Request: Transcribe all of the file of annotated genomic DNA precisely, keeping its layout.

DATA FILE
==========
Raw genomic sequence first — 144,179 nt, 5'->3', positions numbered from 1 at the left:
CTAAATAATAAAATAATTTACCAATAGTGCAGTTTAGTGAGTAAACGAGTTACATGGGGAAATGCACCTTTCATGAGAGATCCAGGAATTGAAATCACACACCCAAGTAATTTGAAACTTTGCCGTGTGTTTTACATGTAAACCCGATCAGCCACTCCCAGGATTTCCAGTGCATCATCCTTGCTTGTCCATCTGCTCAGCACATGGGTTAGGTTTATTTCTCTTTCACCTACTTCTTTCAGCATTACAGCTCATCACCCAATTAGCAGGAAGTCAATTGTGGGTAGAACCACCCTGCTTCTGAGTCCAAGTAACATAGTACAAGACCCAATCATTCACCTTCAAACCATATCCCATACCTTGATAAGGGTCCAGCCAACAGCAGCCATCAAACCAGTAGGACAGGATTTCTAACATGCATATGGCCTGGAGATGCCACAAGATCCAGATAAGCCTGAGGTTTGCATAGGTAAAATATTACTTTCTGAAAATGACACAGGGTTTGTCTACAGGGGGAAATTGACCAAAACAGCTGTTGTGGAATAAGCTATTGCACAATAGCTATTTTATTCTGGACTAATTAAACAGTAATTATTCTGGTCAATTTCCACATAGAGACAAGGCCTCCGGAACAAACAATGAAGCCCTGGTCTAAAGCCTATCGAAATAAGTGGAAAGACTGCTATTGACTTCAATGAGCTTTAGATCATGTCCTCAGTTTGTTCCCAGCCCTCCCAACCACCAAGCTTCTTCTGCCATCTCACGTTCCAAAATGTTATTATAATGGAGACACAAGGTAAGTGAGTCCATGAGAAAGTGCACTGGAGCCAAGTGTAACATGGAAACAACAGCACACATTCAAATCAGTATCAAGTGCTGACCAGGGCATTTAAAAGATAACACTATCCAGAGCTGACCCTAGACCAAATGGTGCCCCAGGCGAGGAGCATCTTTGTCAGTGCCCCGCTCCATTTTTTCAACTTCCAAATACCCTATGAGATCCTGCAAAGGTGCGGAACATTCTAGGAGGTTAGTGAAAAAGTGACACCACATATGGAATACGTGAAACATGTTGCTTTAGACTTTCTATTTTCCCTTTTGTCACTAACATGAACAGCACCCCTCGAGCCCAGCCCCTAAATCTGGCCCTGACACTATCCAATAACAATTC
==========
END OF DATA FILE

Raw genomic sequence first — 144,179 nt, 5'->3', positions numbered from 1 at the left:
CTAAATAATAAAATAATTTACCAATAGTGCAGTTTAGTGAGTAAACGAGTTACATGGGGAAATGCACCTTTCATGAGAGATCCAGGAATTGAAATCACACACCCAAGTAATTTGAAACTTTGCCGTGTGTTTTACATGTAAACCCGATCAGCCACTCCCAGGATTTCCAGTGCATCATCCTTGCTTGTCCATCTGCTCAGCACATGGGTTAGGTTTATTTCTCTTTCACCTACTTCTTTCAGCATTACAGCTCATCACCCAATTAGCAGGAAGTCAATTGTGGGTAGAACCACCCTGCTTCTGAGTCCAAGTAACATAGTACAAGACCCAATCATTCACCTTCAAACCATATCCCATACCTTGATAAGGGTCCAGCCAACAGCAGCCATCAAACCAGTAGGACAGGATTTCTAACATGCATATGGCCTGGAGATGCCACAAGATCCAGATAAGCCTGAGGTTTGCATAGGTAAAATATTACTTTCTGAAAATGACACAGGGTTTGTCTACAGGGGGAAATTGACCAAAACAGCTGTTGTGGAATAAGCTATTGCACAATAGCTATTTTATTCTGGACTAATTAAACAGTAATTATTCTGGTCAATTTCCACATAGAGACAAGGCCTCCGGAACAAACAATGAAGCCCTGGTCTAAAGCCTATCGAAATAAGTGGAAAGACTGCTATTGACTTCAATGAGCTTTAGATCATGTCCTCAGTTTGTTCCCAGCCCTCCCAACCACCAAGCTTCTTCTGCCATCTCACGTTCCAAAATGTTATTATAATGGAGACACAAGGTAAGTGAGTCCATGAGAAAGTGCACTGGAGCCAAGTGTAACATGGAAACAACAGCACACATTCAAATCAGTATCAAGTGCTGACCAGGGCATTTAAAAGATAACACTATCCAGAGCTGACCCTAGACCAAATGGTGCCCCAGGCGAGGAGCATCTTTGTCAGTGCCCCGCTCCATTTTTTCAACTTCCAAATACCCTATGAGATCCTGCAAAGGTGCGGAACATTCTAGGAGGTTAGTGAAAAAGTGACACCACATATGGAATACGTGAAACATGTTGCTTTAGACTTTCTATTTTCCCTTTTGTCACTAACATGAACAGCACCCCTCGAGCCCAGCCCCTAAATCTGGCCCTGACACTATCCAATAACAATTC